Calcutta, Jan. 22: Sachin Tendulkar and Sourav Ganguly have retired from cricket but the chance to again see the most successful opening pair in ODIs together, albeit in the Rajya Sabha, has come and gone.
At least for now.
Inarguably the biggest crowd-puller in Bengal after chief minister Mamata Banerjee, Sourav is understood to have turned down an “offer” of a Rajya Sabha nomination from the CPM.
Sachin, who is a nominated member, is into his second year in the Rajya Sabha. Each full term is for six years.
Sourav wasn’t available for confirmation till late in the evening, but a well-placed source told The Telegraph: “The offer was made last week.… Sourav conveyed his regrets as he has no intention of joining politics.”
The CPM was the dominant partner in successive Left Front governments which ruled the state from 1977 to 2011. With the support of the other Left parties, the CPM is assured of getting one of its nominees elected to the Rajya Sabha.
Mamata’s party, the Trinamul Congress, has already announced four nominees, including the other Dada, Mithun Chakraborty. Three are assured of making it to the Rajya Sabha.
Elections are scheduled for February 7.
The well-placed source added: “Right now, Sourav’s priority is the school which will come up in New Town.… Besides, there are TV commitments and so much more.… He first needs to do complete justice to what he’s working on.”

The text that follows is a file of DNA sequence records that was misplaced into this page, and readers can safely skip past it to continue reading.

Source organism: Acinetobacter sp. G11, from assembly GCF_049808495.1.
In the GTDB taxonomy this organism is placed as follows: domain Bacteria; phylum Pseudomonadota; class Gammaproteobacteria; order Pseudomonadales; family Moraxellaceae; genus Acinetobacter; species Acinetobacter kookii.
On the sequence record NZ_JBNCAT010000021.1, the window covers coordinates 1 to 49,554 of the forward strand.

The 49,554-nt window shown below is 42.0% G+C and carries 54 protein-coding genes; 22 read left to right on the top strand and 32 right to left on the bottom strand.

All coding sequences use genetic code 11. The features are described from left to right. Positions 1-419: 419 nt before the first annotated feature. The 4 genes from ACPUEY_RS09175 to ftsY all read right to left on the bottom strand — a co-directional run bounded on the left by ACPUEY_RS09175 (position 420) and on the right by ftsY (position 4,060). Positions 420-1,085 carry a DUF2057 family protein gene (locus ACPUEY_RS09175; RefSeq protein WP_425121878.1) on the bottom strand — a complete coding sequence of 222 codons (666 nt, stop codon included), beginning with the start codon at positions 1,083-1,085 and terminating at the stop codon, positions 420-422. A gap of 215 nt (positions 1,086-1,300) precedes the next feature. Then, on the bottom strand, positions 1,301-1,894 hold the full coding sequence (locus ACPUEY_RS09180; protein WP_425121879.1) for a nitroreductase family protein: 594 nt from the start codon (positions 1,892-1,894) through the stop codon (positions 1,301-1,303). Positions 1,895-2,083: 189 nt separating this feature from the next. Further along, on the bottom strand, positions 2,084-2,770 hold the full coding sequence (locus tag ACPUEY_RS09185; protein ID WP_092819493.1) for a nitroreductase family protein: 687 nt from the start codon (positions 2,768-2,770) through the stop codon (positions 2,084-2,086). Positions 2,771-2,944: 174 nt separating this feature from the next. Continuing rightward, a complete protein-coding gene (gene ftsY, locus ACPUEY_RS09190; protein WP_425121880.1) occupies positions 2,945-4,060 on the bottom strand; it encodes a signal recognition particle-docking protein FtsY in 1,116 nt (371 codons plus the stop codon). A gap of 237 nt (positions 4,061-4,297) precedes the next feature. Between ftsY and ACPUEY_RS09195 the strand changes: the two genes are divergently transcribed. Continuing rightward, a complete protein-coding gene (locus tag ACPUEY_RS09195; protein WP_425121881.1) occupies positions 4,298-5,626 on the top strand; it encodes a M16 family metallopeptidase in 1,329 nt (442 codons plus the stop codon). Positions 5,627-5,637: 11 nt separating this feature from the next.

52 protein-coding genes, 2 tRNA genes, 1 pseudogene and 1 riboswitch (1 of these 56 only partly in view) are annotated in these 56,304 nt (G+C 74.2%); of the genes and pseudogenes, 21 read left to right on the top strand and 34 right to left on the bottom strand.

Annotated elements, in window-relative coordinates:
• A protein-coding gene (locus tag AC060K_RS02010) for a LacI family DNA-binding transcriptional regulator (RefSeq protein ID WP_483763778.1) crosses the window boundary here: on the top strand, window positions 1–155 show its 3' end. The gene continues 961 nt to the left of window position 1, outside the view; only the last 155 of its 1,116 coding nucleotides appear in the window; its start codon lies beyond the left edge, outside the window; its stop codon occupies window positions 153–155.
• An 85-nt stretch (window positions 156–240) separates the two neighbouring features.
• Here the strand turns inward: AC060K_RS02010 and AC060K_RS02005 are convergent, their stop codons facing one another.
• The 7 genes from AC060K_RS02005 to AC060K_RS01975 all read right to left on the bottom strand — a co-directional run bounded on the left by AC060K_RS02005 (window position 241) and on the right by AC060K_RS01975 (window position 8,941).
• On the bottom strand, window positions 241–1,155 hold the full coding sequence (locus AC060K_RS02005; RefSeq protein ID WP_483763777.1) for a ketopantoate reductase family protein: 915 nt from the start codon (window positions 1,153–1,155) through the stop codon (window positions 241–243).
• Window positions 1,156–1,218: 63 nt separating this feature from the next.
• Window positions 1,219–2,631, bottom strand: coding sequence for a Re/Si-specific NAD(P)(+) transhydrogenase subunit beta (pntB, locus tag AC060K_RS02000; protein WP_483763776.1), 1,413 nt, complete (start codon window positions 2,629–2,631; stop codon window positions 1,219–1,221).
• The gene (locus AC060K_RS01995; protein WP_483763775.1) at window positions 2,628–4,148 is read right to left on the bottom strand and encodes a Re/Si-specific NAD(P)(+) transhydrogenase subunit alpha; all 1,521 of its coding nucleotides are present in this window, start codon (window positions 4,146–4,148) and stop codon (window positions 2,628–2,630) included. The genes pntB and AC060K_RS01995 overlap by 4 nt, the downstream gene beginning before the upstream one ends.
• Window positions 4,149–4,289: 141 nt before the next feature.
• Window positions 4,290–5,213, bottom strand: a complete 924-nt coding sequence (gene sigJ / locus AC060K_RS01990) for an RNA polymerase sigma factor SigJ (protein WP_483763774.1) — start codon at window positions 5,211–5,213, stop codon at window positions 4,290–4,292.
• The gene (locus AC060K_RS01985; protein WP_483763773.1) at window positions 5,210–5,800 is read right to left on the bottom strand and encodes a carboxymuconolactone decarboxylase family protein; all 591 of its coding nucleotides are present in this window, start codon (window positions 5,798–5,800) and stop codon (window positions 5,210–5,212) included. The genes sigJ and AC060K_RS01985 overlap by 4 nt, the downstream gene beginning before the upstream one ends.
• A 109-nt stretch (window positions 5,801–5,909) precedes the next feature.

Fair enough, but fact is that Sourav (India’s most successful Test captain till not long ago) is the most sought after in this season of frenzied political activity.
The general election is only months away and the BJP moved first — offering Sourav a ticket for the Lok Sabha. The Congress, it seems, showed interest thereafter and, now, the CPM.
It won’t surprise if word comes that Trinamul, too, made a quiet pitch to get Sourav on board.
Sourav does share an excellent rapport with some politicians, both in Bengal and outside, but he’s taken care not to mix personal equations with politics.
Many would applaud him for that stance.
Incidentally, just a few days ago, in an interview to this reporter, Sourav declined to say whether, at heart, he was a Rightist or a Leftist.
That was very unlike Sourav, for he’s generally outspoken. But, then, politics is a different ball game.